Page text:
A group of 20 area bartenders, bar managers, brewers and other service and beverage industry workers met on Jan. 16 at Gia restaurant in Greensboro to form an alliance that will unite Triad bars and restaurants and their employees.
“Right now, we’re all just a bunch of silos,” said Nino Giaimo, mixologist and owner of Gia.
But that is quickly changing. The group, which currently calls itself Triad Beverage Alliance, had met only once before the meeting at Gia last week and is already moving in the direction of its lofty objectives.
“We want to better our community, restaurants and bars,” said Casey Clanton, a bartender at LaRue Elm in downtown Greensboro. “By building the Triad service industry, we can promote the area so outsiders will learn about and visit our community.”
One step in putting the Triad on the map is for Triad Beverage Alliance to apply to the US Bartenders’ Guild, a national nonprofit created for bartenders to learn more about their craft and grow professionally. Applying involves submitting a list of at least 50 interested individuals, determining four founding members and nominating temporary officers, all of which Triad Beverage Alliance is currently in the process of doing. Eventually, the organization will open a bank account and secure office space.
Another attainable goal is to set up a nonprofit, which will enable the group to host events in the Triad, both private and public. Private events will range from social to professional, including classes on basic bartending skills and the Certified Specialist of Wine exam.
Events for the public will be the primary way of uniting the community at large. The group hopes to offer cocktail classes focused on themes like gin or scotch, monthly dinners at rotating restaurants, themed dine-out weeks and a passport book to area restaurants and bars.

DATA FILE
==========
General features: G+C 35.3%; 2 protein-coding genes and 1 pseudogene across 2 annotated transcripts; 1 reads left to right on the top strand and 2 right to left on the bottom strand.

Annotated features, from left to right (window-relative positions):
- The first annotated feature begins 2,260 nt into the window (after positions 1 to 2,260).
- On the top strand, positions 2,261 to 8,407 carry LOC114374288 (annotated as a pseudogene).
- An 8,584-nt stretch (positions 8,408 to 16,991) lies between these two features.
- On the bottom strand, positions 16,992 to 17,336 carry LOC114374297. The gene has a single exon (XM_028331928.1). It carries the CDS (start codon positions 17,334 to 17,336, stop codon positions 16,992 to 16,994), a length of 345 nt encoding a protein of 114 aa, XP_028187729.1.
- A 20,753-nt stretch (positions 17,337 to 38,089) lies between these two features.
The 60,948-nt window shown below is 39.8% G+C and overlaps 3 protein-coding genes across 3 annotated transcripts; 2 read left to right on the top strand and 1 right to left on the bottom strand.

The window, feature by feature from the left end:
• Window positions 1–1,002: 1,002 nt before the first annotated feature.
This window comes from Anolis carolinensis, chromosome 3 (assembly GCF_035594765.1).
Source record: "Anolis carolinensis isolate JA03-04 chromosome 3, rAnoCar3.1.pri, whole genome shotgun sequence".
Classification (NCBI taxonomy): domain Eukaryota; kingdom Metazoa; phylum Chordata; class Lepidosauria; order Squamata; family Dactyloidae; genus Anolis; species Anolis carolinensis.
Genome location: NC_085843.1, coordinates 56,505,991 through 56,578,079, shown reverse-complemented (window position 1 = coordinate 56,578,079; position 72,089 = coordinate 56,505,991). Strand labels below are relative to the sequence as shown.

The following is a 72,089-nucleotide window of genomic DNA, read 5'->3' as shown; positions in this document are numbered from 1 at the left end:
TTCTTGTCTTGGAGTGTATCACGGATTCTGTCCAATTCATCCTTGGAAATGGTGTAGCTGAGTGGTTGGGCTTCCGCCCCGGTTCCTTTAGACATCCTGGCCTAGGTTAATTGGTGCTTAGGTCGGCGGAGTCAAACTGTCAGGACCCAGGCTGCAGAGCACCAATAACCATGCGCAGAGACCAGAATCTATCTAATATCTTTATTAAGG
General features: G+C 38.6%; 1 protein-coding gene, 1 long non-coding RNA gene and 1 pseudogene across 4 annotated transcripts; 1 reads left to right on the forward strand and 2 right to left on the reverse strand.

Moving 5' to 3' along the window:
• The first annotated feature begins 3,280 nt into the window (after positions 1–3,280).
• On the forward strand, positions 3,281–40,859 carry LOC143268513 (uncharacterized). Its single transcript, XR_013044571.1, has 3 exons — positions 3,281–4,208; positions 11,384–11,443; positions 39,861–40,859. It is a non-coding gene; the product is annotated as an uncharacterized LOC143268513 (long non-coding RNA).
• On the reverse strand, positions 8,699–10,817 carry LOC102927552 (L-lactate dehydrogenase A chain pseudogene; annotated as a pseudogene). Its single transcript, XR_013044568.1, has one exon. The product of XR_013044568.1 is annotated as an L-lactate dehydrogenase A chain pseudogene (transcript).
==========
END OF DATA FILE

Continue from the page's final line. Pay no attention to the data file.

With proceeds from public events, the creation of a nonprofit could fund many of the professional-development needs of service-industry members. Ideas flowed quickly and furiously at the meeting, with mentions of BevCon, the annual beverage industry conference, and Tales of the Cocktail, the international cocktail festival in New Orleans. Others raised cocktail competitions, the cicerone exam and industry-standards training like TIPS, which teaches employees to prevent overintoxication, drunk driving and underage drinking. Several meeting attendees supported better access to health insurance, though details were not discussed.
Another great idea: funding Triad distillers and brewers in the creation of specialty products like an authentic Old Tom Gin or Crème de Violette. There was also talk of Service Industry Nights — designated Sunday or Monday nights when service industry professionals receive discounts at participating locations.[pullquote]Attend the next meeting on Feb. 20 at 6 p.m. at Breathe Cocktail Lounge, located at 221 N. Main St. Kernersville. Contact [email protected] for more info.[/pullquote]
After the meeting, the alliance created a closed Facebook group and a team workflow management account through Slack. The ease of communication will come in handy not just for planning events and putting initial organizational pieces into place, but for splitting cases (sharing the cost and stock of a specialty item) and sharing bartenders (which helps accommodate fluctuating demand and gives barkeeps exposure to new populations).
Once the group gains its US Bartenders’ Guild member status, they’ll need at least 40 paying individuals to qualify as an officially chartered chapter. Those directly associated with the service and beverage industries will pay $125 annually for membership; enthusiasts and other third parties will owe $150 per year. It’s a small price for a more robust, connected and exciting local booze scene.
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